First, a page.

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Prime Minister Ehud Olmert is intent on adhering to the policy of restraint in face of the continued Qassam rocket attacks from the Gaza Strip, a senior political source in Jerusalem said yesterday.

Six Qassam rockets were fired against the western Negev yesterday. No injuries were reported.

Speaking yesterday at a joint press conference with the visiting Prime Minister of Norway, Jens Stoltenberg, Olmert said that "for a number of weeks now I have used my authority in order to prevent a response to the continued Qassam rocket attacks, but it is clear that it is impossible to ignore this for long, so long as the Palestinians continue to shoot."

In response to the Qassam attacks yesterday, Defense Minister Amir Peretz declared that "Israel has no intention of gambling over the security of its citizens. Restraint has its limits. The launching of rockets is a blatant violation of the cease-fire."

Peretz also stressed that in the West Bank "there is no cease-fire. There is no reason to allow terrorists to carry out their plans and carry out attacks. If the cease-fire violations in the Gaza Strip continue, the policy of restraint will be changed."

Olmert is scheduled to hold a series of meetings with leading members of the defense establishment in which the future of the fragile cease-fire between Israel and the Palestinians in the Gaza Strip will be evaluated.

The Prime Minister will meet with Defense Minister Peretz, Chief of Staff Dan Halutz, Shin Bet chief Yuval Diskin and the Minister of Public Security, Avi Dichter.

The issue of the cease-fire will dominate all meetings, and Olmert is keen to stress that Israel should not be the one that announces an end to the cease-fire.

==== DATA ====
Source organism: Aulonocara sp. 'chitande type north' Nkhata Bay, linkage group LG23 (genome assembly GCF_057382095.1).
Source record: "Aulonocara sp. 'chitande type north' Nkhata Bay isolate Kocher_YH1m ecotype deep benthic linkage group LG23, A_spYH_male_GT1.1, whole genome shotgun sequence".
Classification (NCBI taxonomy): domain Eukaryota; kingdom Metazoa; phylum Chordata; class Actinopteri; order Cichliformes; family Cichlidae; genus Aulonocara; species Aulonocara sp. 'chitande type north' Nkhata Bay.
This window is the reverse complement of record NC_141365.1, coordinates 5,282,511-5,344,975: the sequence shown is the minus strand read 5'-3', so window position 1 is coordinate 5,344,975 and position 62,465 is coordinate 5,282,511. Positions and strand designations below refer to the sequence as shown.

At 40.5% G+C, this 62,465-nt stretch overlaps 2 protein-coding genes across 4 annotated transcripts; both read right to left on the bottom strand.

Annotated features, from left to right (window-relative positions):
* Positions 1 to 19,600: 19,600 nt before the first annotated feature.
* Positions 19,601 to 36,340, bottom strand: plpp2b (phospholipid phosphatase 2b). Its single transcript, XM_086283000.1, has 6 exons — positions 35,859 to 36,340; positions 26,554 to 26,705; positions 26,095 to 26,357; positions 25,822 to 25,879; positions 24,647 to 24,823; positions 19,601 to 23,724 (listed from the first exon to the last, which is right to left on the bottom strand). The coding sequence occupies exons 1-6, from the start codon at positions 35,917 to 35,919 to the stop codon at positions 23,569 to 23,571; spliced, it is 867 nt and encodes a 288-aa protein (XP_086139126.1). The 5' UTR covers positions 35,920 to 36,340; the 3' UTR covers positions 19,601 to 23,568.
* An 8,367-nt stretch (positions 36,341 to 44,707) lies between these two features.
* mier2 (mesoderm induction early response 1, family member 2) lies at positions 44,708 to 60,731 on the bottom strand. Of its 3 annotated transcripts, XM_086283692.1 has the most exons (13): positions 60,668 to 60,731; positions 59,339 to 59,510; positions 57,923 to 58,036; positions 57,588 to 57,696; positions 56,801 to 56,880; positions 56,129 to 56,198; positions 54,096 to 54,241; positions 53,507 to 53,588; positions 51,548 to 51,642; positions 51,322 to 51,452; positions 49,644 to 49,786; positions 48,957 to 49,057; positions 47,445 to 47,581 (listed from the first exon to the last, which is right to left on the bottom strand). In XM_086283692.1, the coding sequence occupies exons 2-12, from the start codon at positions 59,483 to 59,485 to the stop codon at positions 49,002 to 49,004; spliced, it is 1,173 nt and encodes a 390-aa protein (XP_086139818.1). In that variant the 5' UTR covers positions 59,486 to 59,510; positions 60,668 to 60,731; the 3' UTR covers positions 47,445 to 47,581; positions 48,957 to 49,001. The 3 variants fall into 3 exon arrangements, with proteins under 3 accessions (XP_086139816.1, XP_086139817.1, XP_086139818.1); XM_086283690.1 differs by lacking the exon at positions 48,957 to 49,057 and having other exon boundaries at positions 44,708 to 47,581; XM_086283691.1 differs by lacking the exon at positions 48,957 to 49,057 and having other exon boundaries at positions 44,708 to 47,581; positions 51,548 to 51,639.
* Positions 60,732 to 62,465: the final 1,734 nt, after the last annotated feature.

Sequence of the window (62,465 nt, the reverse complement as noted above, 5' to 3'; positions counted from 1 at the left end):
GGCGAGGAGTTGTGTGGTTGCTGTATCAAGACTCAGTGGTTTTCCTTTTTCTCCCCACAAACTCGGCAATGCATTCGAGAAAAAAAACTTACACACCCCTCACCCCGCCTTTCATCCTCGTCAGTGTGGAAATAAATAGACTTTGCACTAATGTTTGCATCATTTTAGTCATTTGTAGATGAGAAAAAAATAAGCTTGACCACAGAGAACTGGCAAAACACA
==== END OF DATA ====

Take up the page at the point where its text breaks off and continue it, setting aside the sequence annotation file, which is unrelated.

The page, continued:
Olmert has the backing of Foreign Minister Tzipi Livni on this matter.

Notwithstanding the continuous Palestinian violations in the form of Qassam rocket attacks, "the cease-fire provides more calm than without it," a senior political source said yesterday.

The source added that the cease-fire is also important for Israel diplomatically.

This is a particularly relevant point in view of the infighting that has prevailed in the Gaza Strip during the past week. Israel may choose to adhere to its commitment to the cease-fire precisely because it wants to avoid being blamed for intervening in an internal Palestinian conflict.

It would seem that so long as the Qassam attacks result in no injuries, Israel will continue its policy of relative restraint.

The cease-fire between Israel and the Palestinians in the Gaza Strip went into effect nearly four weeks ago, but according to the Israel Defense Forces the Palestinians fired 39 rockets against Israel during that period.

Most of the rocket attacks were carried out by members of Islamic Jihad, an organization whose participation in the cease-fire was unclear from the start.

One possibility is that the six rockets fired into Israel yesterday were a response to the killing of two Islamic Jihad militants near Jenin by officers of a police anti-terror unit.

However, IDF sources say that for some time now the enforcement of the cease-fire by the Palestinians has been loose and that rockets are being fired by groups that oppose Hamas, such as radical factions of Fatah and Islamic Jihad.

The current instability and fighting among factions in the Gaza Strip is depleting the resources and attention of Hamas, which is not investing great efforts in preventing the launching of missiles against Israel.

The instability in the Gaza Strip has led senior IDF officers, mostly in the Southern Command, to call for easing the strict rules of engagement put in place for the cease-fire, and allow troops to open fire against Qassam rocket crews.

The current orders are not to shoot at the militants even if they have been clearly identified as preparing to launch rockets against Israel.